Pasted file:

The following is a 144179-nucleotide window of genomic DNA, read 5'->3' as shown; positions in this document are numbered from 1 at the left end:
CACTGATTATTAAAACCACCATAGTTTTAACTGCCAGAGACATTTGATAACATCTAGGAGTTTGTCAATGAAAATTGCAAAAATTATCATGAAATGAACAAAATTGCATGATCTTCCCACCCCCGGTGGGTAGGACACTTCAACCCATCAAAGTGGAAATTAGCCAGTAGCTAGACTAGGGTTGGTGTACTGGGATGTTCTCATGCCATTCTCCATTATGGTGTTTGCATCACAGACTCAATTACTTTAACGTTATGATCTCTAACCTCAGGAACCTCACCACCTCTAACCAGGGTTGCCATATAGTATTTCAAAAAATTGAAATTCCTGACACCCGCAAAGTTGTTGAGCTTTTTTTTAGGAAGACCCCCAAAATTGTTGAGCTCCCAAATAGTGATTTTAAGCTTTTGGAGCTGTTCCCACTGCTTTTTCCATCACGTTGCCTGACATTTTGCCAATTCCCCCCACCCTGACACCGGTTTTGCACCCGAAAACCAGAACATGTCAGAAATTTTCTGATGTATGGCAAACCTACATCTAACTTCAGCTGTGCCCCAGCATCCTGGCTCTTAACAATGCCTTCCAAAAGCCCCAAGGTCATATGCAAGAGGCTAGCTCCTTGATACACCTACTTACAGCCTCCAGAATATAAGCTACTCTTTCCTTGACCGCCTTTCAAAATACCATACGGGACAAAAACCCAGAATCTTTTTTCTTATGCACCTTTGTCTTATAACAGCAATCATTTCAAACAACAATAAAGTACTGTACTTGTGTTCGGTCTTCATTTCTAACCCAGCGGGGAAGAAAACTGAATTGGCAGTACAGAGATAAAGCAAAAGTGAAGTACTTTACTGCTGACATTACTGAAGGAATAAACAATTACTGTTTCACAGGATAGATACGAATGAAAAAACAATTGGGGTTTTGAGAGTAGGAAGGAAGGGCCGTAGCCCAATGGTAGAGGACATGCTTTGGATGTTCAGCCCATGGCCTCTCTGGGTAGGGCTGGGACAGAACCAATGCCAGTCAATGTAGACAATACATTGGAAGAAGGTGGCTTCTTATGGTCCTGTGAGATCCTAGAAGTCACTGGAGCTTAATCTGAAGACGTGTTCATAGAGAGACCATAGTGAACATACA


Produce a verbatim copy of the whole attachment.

The following is a 144179-nucleotide window of genomic DNA, read 5'->3' as shown; positions in this document are numbered from 1 at the left end:
CACTGATTATTAAAACCACCATAGTTTTAACTGCCAGAGACATTTGATAACATCTAGGAGTTTGTCAATGAAAATTGCAAAAATTATCATGAAATGAACAAAATTGCATGATCTTCCCACCCCCGGTGGGTAGGACACTTCAACCCATCAAAGTGGAAATTAGCCAGTAGCTAGACTAGGGTTGGTGTACTGGGATGTTCTCATGCCATTCTCCATTATGGTGTTTGCATCACAGACTCAATTACTTTAACGTTATGATCTCTAACCTCAGGAACCTCACCACCTCTAACCAGGGTTGCCATATAGTATTTCAAAAAATTGAAATTCCTGACACCCGCAAAGTTGTTGAGCTTTTTTTTAGGAAGACCCCCAAAATTGTTGAGCTCCCAAATAGTGATTTTAAGCTTTTGGAGCTGTTCCCACTGCTTTTTCCATCACGTTGCCTGACATTTTGCCAATTCCCCCCACCCTGACACCGGTTTTGCACCCGAAAACCAGAACATGTCAGAAATTTTCTGATGTATGGCAAACCTACATCTAACTTCAGCTGTGCCCCAGCATCCTGGCTCTTAACAATGCCTTCCAAAAGCCCCAAGGTCATATGCAAGAGGCTAGCTCCTTGATACACCTACTTACAGCCTCCAGAATATAAGCTACTCTTTCCTTGACCGCCTTTCAAAATACCATACGGGACAAAAACCCAGAATCTTTTTTCTTATGCACCTTTGTCTTATAACAGCAATCATTTCAAACAACAATAAAGTACTGTACTTGTGTTCGGTCTTCATTTCTAACCCAGCGGGGAAGAAAACTGAATTGGCAGTACAGAGATAAAGCAAAAGTGAAGTACTTTACTGCTGACATTACTGAAGGAATAAACAATTACTGTTTCACAGGATAGATACGAATGAAAAAACAATTGGGGTTTTGAGAGTAGGAAGGAAGGGCCGTAGCCCAATGGTAGAGGACATGCTTTGGATGTTCAGCCCATGGCCTCTCTGGGTAGGGCTGGGACAGAACCAATGCCAGTCAATGTAGACAATACATTGGAAGAAGGTGGCTTCTTATGGTCCTGTGAGATCCTAGAAGTCACTGGAGCTTAATCTGAAGACGTGTTCATAGAGAGACCATAGTGAACATACA